LOS ANGELES — Plans for a major off-road vehicle race across federal wilderness in Nevada moved forward Tuesday even as critics charged that last weekend's racing tragedy on Bureau of Land Management territory in California shows the agency is unable to enforce safety conditions at such events.
"There's a big difference between what's on paper and what happens in reality out on the desert, too often," said Daniel Patterson, Southwest director of Public Employees for Environmental Responsibility. "That's becoming very evident in the deaths at the race in Southern California on Saturday night."
The organizer of this Friday's TSCO Vegas to Reno race countered that the chaotic scene in videos of the Mojave Desert race where a truck killed eight spectators and injured 10 others will not be found in Nevada.
"We set the standards for safety in off-road racing," Casey Folks, owner of Best in the Desert Racing Association, said in a telephone interview from Las Vegas.
Leo Drumm, the BLM official who oversees off-highway vehicle racing in Nevada, also expressed confidence in the agency's oversight of the 534-mile TSCO Vegas to Reno endurance race.
"We took a look at what our stipulations were and our permit and how we manage crowds and spectators and we're comfortable with what we have in place," Drumm said.
Across the state line, the BLM is reviewing all off-road racing in its California desert district following the deaths during a 200-mile race on a 50-mile circuit in the Mojave Desert northeast of Los Angeles.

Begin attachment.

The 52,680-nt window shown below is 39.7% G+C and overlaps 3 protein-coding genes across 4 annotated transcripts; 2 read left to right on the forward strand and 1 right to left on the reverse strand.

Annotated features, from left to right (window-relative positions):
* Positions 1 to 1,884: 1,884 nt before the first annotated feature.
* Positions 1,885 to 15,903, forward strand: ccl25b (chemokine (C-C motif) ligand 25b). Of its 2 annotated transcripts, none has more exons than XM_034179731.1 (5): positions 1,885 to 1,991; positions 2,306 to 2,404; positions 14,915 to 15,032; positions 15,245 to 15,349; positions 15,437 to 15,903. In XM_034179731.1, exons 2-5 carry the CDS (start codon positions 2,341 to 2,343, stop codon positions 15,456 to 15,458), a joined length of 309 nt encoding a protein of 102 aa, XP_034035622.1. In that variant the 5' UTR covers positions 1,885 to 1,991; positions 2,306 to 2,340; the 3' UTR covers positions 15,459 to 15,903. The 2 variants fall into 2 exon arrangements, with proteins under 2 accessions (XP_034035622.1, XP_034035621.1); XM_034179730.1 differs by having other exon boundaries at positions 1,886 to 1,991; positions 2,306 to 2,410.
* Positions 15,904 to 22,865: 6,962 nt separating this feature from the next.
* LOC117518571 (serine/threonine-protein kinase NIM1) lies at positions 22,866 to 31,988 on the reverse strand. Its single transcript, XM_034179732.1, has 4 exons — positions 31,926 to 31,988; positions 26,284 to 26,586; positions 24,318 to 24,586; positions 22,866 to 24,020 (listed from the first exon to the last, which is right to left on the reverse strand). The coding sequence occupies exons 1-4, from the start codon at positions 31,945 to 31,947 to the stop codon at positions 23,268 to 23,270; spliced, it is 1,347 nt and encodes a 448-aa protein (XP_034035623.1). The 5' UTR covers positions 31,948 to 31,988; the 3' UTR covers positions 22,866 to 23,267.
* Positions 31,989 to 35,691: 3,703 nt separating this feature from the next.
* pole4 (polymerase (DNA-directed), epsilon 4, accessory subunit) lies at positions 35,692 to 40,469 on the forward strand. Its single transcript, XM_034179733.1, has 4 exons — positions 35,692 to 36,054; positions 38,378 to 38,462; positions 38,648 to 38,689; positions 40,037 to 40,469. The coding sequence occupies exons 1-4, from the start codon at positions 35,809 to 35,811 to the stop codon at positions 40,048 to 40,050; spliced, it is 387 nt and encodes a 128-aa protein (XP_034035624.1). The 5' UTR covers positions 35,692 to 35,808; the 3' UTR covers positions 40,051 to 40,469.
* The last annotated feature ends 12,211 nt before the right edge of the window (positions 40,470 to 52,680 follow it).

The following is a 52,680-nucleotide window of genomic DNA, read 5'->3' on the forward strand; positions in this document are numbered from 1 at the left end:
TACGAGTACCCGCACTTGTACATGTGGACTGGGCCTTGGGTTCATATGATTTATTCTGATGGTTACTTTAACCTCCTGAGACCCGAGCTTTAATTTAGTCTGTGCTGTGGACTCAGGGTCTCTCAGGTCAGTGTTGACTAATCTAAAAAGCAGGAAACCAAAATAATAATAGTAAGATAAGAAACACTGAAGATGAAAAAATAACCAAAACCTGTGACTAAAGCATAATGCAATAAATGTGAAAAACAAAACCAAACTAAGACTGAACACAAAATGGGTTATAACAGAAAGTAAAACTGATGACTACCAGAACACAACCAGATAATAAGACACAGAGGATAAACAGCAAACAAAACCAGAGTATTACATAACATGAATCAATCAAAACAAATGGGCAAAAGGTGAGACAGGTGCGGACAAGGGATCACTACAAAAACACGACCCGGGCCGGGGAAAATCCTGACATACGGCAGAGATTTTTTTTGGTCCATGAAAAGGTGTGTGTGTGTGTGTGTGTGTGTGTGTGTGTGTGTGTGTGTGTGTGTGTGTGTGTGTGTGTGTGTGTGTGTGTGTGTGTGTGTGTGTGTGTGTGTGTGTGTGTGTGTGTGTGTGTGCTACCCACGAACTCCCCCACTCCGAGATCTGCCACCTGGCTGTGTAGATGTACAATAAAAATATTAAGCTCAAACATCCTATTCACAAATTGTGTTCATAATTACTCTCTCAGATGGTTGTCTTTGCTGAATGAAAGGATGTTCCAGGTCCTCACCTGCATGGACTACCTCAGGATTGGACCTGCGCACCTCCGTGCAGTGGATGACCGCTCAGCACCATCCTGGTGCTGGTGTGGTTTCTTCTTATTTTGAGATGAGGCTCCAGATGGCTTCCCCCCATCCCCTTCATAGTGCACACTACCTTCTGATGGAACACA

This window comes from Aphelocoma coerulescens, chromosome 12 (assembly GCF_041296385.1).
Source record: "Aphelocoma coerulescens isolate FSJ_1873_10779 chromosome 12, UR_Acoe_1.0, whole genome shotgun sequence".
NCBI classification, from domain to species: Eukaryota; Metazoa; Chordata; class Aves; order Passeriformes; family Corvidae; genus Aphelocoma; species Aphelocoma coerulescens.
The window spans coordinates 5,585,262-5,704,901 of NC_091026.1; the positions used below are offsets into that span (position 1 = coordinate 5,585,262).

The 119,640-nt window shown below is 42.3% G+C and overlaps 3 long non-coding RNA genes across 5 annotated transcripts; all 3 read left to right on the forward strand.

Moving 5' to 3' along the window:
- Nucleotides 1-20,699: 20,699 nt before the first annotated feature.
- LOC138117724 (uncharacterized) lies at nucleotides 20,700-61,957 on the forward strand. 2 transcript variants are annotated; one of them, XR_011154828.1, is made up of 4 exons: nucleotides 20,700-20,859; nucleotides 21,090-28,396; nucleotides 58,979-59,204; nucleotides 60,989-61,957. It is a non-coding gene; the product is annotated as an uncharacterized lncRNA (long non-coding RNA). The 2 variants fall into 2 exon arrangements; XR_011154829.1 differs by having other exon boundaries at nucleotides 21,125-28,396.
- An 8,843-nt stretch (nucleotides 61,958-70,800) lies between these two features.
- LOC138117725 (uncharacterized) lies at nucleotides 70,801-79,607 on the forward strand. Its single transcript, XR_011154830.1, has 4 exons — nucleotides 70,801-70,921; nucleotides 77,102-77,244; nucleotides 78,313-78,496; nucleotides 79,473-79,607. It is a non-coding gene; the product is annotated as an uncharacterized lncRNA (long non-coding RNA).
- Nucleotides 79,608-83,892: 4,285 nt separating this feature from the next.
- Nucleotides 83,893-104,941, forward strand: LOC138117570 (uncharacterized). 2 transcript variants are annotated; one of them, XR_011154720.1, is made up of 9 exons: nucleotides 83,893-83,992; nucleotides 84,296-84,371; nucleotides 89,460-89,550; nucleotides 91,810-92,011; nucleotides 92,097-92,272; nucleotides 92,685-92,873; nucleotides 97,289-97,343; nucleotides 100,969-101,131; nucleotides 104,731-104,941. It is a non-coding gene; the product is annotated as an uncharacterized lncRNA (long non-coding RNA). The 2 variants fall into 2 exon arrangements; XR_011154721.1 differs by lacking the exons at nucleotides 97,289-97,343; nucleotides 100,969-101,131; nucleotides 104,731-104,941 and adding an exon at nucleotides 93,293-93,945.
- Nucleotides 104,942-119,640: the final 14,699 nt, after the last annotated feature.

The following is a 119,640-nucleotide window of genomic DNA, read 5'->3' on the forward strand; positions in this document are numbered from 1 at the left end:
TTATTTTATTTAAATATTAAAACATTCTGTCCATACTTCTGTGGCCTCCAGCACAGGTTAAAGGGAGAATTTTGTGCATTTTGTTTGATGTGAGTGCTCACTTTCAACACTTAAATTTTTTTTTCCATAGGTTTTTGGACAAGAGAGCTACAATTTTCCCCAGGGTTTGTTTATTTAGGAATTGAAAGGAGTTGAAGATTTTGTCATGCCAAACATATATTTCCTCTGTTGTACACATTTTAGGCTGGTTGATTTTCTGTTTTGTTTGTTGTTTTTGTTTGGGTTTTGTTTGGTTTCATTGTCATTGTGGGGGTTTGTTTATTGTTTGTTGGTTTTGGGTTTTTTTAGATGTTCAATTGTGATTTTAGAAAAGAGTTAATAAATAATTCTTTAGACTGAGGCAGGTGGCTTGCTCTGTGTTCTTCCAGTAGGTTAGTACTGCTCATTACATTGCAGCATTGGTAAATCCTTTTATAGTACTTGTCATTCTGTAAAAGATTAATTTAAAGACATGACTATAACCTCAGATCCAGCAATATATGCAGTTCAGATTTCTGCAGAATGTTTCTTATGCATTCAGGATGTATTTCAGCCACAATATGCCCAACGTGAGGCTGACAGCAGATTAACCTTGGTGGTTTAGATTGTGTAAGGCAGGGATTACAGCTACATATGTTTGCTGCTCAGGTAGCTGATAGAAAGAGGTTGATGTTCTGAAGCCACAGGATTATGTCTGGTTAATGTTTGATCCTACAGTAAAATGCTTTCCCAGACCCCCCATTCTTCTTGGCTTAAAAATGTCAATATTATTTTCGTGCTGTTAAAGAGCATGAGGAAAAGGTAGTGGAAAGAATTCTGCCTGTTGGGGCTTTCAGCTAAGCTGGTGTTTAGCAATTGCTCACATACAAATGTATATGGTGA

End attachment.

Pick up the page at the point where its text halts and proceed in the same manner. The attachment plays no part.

Videos of the accident showed spectators crowding the edge of the single-lane track as competitors sped over a jump. One truck went out of control and slammed into the crowd and overturned.
Documents provided by the BLM, which issued permits for the California 200 race, show that spectator safety was the responsibility of promoter Mojave Desert Racing, based in South El Monte. However, the spectators were within feet of the speeding vehicles, not 100 feet away as MDR's own rules require.
Mojave Desert Racing, known as MDR, has not returned calls and e-mails from The Associated Press since the accident.
The video shows "the ingredients for a tragedy," said Folks.
"You'll see a lot of young people. You'll see a lot of people with beers in their hands. You'll see people on both sides of the race course which is extremely dangerous," he said. "I'm not going to throw the promoter under the bus or the BLM under the bus – I wasn't there – but it looks to me like it was an unsafe atmosphere."
Relatives of the dead, meanwhile, continued to question the handling of the emergency.
Melinda Sanchez said she learned her son, Anthony Sanchez, 23, of Escondido, was conscious and talking after he was struck but died by the time ambulances arrived. It took rescue vehicles and helicopters more than a half hour to reach the remote location.
Having enough paramedics at the race "would have made a difference, maybe not for my son but for others," Sanchez said.
Anthony Sanchez went to root for a friend, Brett Sloppy, 28, driver of the truck that crashed, his mother said. She said another friend, Aaron Farkas, 25, also was killed.